Technion researchers stick to their task
Researchers at the Technion - Israel Institute of Technology in Haifa have developed "a bone glue," a material that combines biological and synthetic components that when mixed together, supports broken bones and allows them to grow new bone tissue. After the broken bone has fused, the material is broken down in the body.
The material was developed in the Technion's Department of Biomedical Engineering by Dr. Dror Seliktar and Liora Almani-Levy, a master's degree student.
According to Seliktar, it is common practice in orthopedic medicine today to use various types of screws and steel pins to fix broken bones in place and thereby help them to fuse; sometimes, he says, a material known as "bone cement" is also used. "These materials," Seliktar continues, "only give the bone the structural-mechanical support it needs, and do not facilitate the regeneration of bone tissue at the damaged site.
Seliktar says that although biological materials used today to rehabilitate damaged tissues encourage tissue regeneration, they do not provide the regenerated tissue with the physical strength. "The material we have developed," he says, "does both."
The new material, known for now as Gelrin, is comprised of Fibrin and the polyethylene, Glycol. Fibrin is a protein produced in blood plasma and serves as a central element in the blood clotting process; the Glycol is a transparent plastic material. The Technion researchers have found a way to bind the molecules of the two substances to form a new material that has biological characteristics and can also be adjusted to different strengths.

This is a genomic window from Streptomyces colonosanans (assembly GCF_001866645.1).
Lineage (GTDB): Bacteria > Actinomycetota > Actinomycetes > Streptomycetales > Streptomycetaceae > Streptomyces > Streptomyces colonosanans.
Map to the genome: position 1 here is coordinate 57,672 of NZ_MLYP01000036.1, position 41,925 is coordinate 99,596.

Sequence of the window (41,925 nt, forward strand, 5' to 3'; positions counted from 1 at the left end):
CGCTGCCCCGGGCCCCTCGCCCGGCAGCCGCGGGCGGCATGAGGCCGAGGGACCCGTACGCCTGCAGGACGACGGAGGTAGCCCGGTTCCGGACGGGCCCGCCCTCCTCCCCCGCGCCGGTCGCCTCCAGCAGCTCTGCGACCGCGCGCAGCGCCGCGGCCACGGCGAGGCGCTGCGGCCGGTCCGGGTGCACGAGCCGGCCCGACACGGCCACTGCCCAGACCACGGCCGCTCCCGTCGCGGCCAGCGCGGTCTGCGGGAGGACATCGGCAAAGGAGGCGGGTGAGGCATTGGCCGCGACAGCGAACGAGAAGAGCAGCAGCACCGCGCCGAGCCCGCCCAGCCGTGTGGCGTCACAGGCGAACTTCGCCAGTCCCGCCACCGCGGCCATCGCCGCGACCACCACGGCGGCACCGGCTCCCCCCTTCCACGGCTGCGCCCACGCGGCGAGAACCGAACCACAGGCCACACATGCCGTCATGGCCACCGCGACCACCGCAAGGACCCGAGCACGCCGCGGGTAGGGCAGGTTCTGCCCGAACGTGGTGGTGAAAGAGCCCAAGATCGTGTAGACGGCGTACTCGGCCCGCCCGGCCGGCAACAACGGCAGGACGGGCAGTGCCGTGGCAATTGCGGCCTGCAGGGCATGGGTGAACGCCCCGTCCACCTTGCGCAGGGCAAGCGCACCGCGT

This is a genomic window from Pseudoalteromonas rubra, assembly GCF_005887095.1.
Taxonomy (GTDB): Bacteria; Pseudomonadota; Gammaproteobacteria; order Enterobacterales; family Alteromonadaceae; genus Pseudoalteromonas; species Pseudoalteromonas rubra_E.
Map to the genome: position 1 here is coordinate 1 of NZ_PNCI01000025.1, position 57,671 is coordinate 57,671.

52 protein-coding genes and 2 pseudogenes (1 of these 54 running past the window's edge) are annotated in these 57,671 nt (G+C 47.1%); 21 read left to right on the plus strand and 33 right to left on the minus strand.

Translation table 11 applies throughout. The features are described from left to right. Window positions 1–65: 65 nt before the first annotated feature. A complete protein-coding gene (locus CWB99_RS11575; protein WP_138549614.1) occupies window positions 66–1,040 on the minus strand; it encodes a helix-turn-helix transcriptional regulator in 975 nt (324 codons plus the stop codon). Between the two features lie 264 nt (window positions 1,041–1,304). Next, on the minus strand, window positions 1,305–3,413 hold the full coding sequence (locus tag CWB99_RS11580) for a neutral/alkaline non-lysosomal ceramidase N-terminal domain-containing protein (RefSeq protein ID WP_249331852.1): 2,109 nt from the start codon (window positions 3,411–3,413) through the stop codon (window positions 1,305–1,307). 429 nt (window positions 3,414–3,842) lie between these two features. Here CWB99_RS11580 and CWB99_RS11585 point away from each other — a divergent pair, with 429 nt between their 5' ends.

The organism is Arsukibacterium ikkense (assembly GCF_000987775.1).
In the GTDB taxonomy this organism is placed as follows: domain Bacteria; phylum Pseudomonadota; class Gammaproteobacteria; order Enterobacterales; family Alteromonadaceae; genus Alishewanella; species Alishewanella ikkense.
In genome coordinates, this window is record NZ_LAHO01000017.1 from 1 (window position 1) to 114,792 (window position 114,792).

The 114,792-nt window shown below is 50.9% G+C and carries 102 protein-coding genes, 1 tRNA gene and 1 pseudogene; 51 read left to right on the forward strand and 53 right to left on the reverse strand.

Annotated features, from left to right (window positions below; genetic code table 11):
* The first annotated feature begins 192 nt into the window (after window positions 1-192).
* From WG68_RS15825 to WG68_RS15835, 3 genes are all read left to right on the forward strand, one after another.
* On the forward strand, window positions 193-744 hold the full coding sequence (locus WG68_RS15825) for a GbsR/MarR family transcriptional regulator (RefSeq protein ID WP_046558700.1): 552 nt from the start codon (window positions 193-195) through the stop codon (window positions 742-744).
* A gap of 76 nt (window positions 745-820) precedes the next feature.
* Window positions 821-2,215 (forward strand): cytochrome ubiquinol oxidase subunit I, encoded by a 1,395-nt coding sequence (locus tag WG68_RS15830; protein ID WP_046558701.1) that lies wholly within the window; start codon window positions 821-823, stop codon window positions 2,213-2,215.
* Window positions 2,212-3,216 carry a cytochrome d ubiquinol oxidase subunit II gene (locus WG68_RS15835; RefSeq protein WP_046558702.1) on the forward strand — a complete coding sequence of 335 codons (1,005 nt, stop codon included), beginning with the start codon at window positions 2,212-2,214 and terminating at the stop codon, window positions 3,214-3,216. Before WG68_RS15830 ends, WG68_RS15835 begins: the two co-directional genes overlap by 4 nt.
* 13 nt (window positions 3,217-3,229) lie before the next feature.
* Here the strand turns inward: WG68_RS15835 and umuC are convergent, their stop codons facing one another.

The cells of the body identify the new material as "a friendly substance," on which regenerated tissue that supplements boneless areas can be grown. "In fact, the bone tissue grows within the Gelrin; and as soon as the tissue fills the space, the material breaks down and washes out in the urine," Seliktar explains, adding that one of its advantages is that it can be injected into the damaged area without need for surgery.
Till now, tests with Gelrin have been conducted on cells grown under laboratory conditions, with trials on rats to begin within the coming days. Seliktar says both substances that make up the Gelrin are used in medicine today and both are approved by the U.S. Food and Drug Administration. "I believe the FDA will not have a special problem with the fact that we have combined the two substances; hence, if the material proves itself as effective, it will receive the FDA's approval."
The Technion has registered a patent on the development of Gelrin, and Seliktar says that the institute is currently in talks with an entrepreneur who has heard of the material and is interested in establishing a start-up that will develop applications for it.
In the United States alone, some one million bone-replacement operations are conducted each year.
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